These locations are never random. These targets aren’t accidental. They’re the very vocabulary in which assailants like the Orlando gunman speak, and he chose a place where there’s drinking. And dancing. And where LGBT people congregate, feeling a sense of welcome, of belonging.
That last detail is in the foreground of the deadliest mass shooting in American history – and rightly so.
But let’s be clear: This was no more an attack just on LGBT people than the bloodshed at the offices of Charlie Hebdo in Paris was an attack solely on satirists.
Both were attacks on freedom itself. Both took aim at societies that, at their best, integrate and celebrate diverse points of view, diverse systems of belief, diverse ways to love. And to speak of either massacre more narrowly than that is to miss the greater message, the more pervasive danger and the truest stakes.
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We don’t yet know all that much about Omar Mateen, who pulled the trigger, again and again, in a nightclub whose name connotes life, not death: Pulse. We’ll be learning more in the hours and days to come, including just how potently homophobia in particular factored into his actions, how much ideological influence the Islamic State or other extremists had, how extensive his planning was, how far back he began plotting this, and how much he knew about Pulse itself and the specific composition of its crowd on different nights of the week.
But we can assume – no, we can be sure – that he was lashing out at an America at odds with his darker, smaller, more oppressive mindset. The people inside Pulse were citizens of it. More to the point, they were emblems of it. In Pulse they found a refuge. In Pulse they found joy. To him they deserved neither. And he communicated that with an assault rifle and bullets.
The Islamic State and its ilk are brutal to gay people, whom they treat in unthinkable ways. They throw gay people from rooftops. The footage is posted online. It’s bloodcurdling, but it’s not unique. In countries throughout the world, to be gay is to be in mortal danger. To embrace love is to court death.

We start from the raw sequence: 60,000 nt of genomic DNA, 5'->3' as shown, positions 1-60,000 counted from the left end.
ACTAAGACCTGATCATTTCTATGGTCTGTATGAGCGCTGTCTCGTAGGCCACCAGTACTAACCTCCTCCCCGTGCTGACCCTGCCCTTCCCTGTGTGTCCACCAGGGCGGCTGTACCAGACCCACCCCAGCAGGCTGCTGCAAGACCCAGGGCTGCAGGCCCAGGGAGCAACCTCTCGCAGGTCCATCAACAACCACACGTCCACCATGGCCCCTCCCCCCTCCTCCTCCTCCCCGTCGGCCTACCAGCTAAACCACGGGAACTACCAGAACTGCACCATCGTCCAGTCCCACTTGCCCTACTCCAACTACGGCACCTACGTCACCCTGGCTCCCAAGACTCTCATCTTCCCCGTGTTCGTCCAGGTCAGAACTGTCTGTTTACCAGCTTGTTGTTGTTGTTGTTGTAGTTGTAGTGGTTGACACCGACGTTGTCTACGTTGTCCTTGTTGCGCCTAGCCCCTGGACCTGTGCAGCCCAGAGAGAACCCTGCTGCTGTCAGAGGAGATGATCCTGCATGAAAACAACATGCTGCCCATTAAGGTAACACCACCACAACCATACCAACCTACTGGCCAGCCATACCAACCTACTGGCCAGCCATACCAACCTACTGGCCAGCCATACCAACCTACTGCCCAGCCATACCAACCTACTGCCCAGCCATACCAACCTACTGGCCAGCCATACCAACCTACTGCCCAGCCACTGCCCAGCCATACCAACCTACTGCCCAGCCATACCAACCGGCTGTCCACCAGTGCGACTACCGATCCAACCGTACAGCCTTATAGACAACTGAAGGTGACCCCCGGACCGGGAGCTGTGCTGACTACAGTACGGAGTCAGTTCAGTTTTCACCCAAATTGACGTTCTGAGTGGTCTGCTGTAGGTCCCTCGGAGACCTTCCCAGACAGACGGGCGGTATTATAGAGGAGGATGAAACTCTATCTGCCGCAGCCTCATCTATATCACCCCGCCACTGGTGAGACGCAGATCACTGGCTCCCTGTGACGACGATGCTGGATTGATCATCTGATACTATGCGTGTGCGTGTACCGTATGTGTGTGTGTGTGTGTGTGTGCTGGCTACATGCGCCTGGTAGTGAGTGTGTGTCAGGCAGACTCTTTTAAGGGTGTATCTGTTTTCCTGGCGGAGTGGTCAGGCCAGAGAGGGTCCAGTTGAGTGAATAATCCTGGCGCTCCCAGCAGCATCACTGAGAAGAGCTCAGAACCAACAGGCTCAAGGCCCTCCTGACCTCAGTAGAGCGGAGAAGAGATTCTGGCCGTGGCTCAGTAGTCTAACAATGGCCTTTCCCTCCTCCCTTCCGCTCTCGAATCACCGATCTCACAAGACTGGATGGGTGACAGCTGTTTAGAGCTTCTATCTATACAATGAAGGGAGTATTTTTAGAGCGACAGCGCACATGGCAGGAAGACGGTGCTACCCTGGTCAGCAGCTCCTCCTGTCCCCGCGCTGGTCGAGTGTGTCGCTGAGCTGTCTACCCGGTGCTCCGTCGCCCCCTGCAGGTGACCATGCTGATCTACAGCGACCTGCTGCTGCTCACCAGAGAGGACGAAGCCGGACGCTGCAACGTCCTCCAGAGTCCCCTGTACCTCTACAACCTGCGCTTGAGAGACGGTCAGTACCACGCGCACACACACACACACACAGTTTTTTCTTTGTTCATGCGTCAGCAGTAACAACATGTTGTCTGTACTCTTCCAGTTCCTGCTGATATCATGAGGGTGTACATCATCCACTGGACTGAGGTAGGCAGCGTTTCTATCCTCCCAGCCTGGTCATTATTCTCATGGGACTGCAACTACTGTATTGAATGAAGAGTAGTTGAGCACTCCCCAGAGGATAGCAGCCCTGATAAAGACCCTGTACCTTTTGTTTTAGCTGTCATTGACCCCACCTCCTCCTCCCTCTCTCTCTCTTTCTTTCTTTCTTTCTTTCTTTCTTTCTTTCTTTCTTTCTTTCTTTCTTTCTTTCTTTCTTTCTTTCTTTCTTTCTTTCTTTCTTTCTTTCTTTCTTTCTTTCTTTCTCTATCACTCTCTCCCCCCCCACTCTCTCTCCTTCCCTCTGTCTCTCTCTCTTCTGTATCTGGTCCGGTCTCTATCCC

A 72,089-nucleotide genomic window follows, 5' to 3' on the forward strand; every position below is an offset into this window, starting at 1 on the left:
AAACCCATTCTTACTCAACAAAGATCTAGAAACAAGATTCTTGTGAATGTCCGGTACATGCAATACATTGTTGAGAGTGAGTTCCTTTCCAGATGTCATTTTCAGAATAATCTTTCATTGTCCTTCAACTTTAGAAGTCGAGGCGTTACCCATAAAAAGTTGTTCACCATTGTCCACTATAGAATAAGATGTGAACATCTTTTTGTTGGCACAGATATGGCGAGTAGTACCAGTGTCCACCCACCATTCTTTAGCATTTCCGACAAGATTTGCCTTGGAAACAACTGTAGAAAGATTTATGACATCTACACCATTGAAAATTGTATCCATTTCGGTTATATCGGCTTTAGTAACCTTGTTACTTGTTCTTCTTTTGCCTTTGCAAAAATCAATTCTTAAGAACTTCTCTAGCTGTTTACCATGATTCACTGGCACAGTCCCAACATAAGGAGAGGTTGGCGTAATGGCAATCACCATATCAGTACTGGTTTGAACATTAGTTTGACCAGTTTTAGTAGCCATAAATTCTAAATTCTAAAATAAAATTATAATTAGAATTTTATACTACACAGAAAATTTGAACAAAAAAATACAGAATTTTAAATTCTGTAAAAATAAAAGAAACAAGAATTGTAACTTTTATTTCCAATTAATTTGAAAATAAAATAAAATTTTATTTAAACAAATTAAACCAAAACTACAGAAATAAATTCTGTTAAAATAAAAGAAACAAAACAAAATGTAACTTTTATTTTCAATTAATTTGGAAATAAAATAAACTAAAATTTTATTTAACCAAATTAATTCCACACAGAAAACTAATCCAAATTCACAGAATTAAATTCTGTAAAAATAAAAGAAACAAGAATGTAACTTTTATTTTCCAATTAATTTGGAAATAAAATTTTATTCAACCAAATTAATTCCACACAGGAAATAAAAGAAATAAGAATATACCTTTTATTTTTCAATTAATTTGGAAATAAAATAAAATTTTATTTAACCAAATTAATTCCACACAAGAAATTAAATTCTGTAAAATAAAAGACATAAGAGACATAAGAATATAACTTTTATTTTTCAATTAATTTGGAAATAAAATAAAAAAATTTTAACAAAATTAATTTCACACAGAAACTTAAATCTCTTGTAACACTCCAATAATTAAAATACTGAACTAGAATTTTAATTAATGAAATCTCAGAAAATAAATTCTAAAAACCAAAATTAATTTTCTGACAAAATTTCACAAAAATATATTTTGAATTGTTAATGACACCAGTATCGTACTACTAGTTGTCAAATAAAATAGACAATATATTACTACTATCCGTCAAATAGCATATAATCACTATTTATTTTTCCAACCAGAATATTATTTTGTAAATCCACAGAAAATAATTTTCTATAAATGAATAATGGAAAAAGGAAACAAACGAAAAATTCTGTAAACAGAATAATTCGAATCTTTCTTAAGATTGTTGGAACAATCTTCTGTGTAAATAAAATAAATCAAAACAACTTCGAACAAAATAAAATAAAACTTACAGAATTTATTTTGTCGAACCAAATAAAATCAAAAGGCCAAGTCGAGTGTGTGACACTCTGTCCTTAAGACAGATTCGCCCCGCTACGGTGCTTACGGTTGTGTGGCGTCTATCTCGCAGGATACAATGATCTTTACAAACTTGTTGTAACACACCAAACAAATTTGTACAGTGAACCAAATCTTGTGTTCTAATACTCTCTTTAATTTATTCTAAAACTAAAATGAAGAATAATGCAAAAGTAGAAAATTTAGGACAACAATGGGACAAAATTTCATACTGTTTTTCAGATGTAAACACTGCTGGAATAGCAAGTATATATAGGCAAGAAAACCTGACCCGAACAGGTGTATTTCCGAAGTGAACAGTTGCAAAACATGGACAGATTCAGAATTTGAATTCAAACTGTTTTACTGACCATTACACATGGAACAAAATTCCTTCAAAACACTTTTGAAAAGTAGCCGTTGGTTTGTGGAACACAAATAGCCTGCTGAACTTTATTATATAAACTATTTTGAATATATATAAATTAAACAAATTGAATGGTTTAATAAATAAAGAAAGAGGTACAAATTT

That’s crucial context for what happened in Orlando, and Orlando is an understandable prompt for questions about our own degrees of inclusion and fairness and whether we do all that we should to keep LGBT people safe. We don’t.
As Florida Gov. Rick Scott spoke publicly of his heartache Sunday, I saw complaints on social media about his own lack of support for issues important to LGBT people. Those complaints have merit.
But this isn’t a moment for identity politics, which could muddle the significance of the carnage. Yes, that carnage exposed the special vulnerability of LGBT Americans to violent extremists, recommending special levels of security. And there was a frightening coda to it on the opposite coast, in the Los Angeles area, where a man with an arsenal of weapons was arrested en route to gay pride festivities.
But the threat isn’t only to LGBT Americans, as past acts of terror have shown and as everyone today must recognize. All Americans are under attack, and not exclusively because of whom we drink, dance or sleep with, but because of our bedrock belief that we should not be subservient to any one ideology or any one religion. That offends and inflames the zealots of the world.
Often our politicians can’t find their voices. Sometimes their words are poignantly right.
President Barack Obama, speaking about the victims Sunday afternoon, said: “The place where they were attacked is more than a nightclub. It is a place of solidarity and empowerment where people have come together to raise awareness, to speak their minds and to advocate for their civil rights. So this is a sobering reminder that attacks on any American, regardless of race, ethnicity, religion or sexual orientation, is an attack on all of us and on the fundamental values of equality and dignity that define us as a country.”
And this was Eric Garcetti, the Los Angeles mayor, at a news conference: “Today we know that we are targeted as Americans, because this is a society where we love broadly and openly, because we have Jews and Christians and Muslims and atheists and Buddhists marching together, because we are white, black, brown, Asian, Native American. The whole spectrum and every hue and every culture is here.”
It was a perfect description of the country I love.
And it was an equally perfect description of what the Orlando gunman couldn’t bear.
The New York Times